6 Causes of Edema

6 Causes of EdemaAre your feet or legs swollen? The swelling might be caused by something as simple as standing for too long, or as serious as a health condition that requires emergency medical attention.

The medical term for swelling caused by fluid retention is edema. Other symptoms of edema include:

  1. Discomfort in the swollen area
  2. Reduced mobility of the swollen area
  3. Shiny, stretched skin over the swollen area
  4. Skin that does not quickly return to normal after it has been pressed (see picture)

Edema can be a side effect of certain medications, including blood pressure medication, steroids, antidepressants, NSAIDs, and certain diabetes medications.

The following 6 medical conditions can also cause edema:

1. Deep Vein Thrombosis (DVT)

DVTs are blood clots which occur deep in the legs. This type of clot is serious since it can either cause a blockage in a vein, or a clot might break loose and cause a blockage in the heart or lungs.

Suspect a DVT if:
the swelling is only in one leg, and is accompanied by pain, a low-grade fever, and color change in the affected area. A DVT is a medical emergency.

2. Venous Insufficiency

Venous insufficiency refers to the failure of valves in the veins of the legs to prevent blood from backing up.

Suspect venous insufficiency if:
the swelling is accompanied by aching, flaking skin, the appearance of varicose veins, or skin ulcers.

Venous insufficiency is a serious condition, but not a medical emergency. If you suspect venous insufficiency, you should see your doctor as soon as possible.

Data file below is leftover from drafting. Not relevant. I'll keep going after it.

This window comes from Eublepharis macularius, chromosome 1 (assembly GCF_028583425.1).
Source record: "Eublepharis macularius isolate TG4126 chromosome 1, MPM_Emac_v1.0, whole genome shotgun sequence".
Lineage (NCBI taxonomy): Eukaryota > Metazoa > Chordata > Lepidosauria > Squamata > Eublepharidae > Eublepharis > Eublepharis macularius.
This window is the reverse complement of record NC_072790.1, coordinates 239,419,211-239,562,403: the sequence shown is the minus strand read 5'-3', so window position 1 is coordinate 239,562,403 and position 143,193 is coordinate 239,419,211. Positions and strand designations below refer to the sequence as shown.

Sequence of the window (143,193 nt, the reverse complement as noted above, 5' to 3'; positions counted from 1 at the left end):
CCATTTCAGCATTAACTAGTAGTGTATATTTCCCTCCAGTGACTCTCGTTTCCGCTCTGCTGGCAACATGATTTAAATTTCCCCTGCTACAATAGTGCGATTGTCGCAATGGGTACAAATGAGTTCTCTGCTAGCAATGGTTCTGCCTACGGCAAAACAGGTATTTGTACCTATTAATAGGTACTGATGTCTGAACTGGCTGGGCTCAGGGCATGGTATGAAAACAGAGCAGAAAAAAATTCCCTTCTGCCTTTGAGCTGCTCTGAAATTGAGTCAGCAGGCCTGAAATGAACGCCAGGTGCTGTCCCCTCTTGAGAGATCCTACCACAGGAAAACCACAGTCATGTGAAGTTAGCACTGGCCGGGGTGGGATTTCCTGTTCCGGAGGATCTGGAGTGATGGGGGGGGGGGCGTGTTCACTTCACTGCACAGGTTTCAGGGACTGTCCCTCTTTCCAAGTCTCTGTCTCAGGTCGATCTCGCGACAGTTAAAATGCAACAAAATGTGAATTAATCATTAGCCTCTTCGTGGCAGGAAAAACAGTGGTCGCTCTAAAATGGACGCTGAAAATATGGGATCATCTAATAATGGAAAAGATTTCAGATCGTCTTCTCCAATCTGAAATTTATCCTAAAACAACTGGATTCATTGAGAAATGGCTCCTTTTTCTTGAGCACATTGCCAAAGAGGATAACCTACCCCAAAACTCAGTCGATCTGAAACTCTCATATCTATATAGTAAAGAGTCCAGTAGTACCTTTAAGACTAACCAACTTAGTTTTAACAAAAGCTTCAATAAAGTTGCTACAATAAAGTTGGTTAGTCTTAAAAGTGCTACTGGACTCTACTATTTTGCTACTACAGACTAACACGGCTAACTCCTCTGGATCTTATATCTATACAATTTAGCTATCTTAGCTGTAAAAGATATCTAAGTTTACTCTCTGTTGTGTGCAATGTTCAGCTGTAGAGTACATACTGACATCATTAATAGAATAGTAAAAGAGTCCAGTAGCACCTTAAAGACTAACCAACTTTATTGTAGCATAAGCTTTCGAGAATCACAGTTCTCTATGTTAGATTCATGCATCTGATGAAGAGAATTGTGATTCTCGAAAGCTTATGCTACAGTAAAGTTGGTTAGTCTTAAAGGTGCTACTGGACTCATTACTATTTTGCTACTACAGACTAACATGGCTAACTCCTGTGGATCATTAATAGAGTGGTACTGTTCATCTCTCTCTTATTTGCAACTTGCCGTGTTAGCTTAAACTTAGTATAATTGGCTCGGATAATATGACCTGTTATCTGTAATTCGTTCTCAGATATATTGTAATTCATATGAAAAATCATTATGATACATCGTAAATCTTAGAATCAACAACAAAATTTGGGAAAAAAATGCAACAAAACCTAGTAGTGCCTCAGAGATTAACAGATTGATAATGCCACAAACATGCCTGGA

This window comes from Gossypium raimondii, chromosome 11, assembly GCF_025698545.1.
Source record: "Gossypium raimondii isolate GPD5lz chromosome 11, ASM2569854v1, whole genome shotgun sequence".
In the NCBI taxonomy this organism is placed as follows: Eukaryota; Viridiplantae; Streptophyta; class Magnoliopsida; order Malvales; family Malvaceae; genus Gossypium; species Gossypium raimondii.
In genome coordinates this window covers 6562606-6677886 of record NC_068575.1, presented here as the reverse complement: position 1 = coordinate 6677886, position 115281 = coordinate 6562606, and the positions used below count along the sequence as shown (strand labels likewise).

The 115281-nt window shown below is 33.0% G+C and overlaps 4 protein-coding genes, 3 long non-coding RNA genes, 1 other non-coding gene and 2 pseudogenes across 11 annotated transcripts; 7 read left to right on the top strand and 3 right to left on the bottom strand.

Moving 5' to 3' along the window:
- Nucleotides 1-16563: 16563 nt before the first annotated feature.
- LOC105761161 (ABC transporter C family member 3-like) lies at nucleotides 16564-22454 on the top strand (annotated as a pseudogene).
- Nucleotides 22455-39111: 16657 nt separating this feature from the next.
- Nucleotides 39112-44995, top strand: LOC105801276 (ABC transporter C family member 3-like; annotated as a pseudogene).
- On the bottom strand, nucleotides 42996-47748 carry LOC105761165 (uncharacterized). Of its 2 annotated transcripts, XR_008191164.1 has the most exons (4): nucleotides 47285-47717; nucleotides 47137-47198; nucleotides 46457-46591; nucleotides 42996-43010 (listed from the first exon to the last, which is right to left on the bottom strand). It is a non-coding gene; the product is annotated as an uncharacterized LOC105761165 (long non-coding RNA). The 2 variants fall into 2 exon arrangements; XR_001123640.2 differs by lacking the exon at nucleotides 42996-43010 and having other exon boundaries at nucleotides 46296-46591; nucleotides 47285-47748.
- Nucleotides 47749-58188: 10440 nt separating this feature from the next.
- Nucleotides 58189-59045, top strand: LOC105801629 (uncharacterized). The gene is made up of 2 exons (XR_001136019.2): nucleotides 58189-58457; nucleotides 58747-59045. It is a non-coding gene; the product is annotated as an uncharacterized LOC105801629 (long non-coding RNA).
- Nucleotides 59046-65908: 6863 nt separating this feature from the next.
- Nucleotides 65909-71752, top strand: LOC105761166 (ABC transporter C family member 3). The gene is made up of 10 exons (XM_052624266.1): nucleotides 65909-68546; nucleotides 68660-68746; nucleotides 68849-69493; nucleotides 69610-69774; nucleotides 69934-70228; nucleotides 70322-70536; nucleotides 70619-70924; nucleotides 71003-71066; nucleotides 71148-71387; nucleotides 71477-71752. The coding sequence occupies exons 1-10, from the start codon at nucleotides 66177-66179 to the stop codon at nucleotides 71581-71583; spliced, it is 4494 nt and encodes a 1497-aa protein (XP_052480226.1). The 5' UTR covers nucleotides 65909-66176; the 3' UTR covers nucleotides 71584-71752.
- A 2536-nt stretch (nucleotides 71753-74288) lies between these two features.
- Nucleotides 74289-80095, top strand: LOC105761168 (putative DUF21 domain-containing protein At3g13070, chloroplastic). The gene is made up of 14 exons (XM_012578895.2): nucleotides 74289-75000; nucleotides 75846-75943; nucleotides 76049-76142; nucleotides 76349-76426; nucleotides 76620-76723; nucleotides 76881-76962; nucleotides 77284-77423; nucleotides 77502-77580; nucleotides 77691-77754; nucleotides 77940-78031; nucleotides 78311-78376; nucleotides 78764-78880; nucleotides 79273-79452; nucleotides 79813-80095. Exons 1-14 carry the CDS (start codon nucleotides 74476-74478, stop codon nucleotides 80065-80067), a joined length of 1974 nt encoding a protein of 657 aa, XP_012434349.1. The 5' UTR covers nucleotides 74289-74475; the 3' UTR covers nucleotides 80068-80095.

3. Right-side Heart Failure

If the right side of the heart is damaged, it is unable to pump enough blood to the body. This can result in retention of salts and water.

Suspect heart failure if:
the swelling is accompanied by shortness of breath, fatigue, weakness, a rapid heartbeat, coughing, wheezing, abdominal swelling, general fluid retention, or difficulty concentrating.

If you suspect your edema is caused by heart failure, you should seek immediate medical attention.

4. Liver Disease

Liver Disease can cause edema through inhibiting production of albumin, a protein that prevents blood from leaking out of the blood vessels.

Suspect liver disease if:
the swelling is accompanied by jaundice, dark urine, bruising, fatigue, or tenderness in the abdomen.

Liver disease is serious, but not a medical emergency. If you suspect your edema is caused by liver disease, you should see your doctor as soon as possible.

5. Kidney Disease

The kidneys help flush fluid out of the body, and one of the signs of kidney disease is edema.

Suspect kidney disease if:
the swelling is accompanied by in frequent urination, shortness of breath, discomfort in the chest, nausea, confusion, and in severe cases: seizures or lapsing into a coma.

With the exception of frequent urination, many of these symptoms are similar to those of a heart attack, or indicate an advanced stage of kidney failure. Anyone experiencing these serious symptoms should seek medical attention immediately.

6. Lymphedema

Lymphedema is edema caused by the gathering of lymphatic fluid in the tissues.

Lymphedema often occurs in people who have undergone radiation therapy, removal of one or more lymph nodes, or treatment for cancer.

A person with lymphedema should see their doctor as soon as possible.

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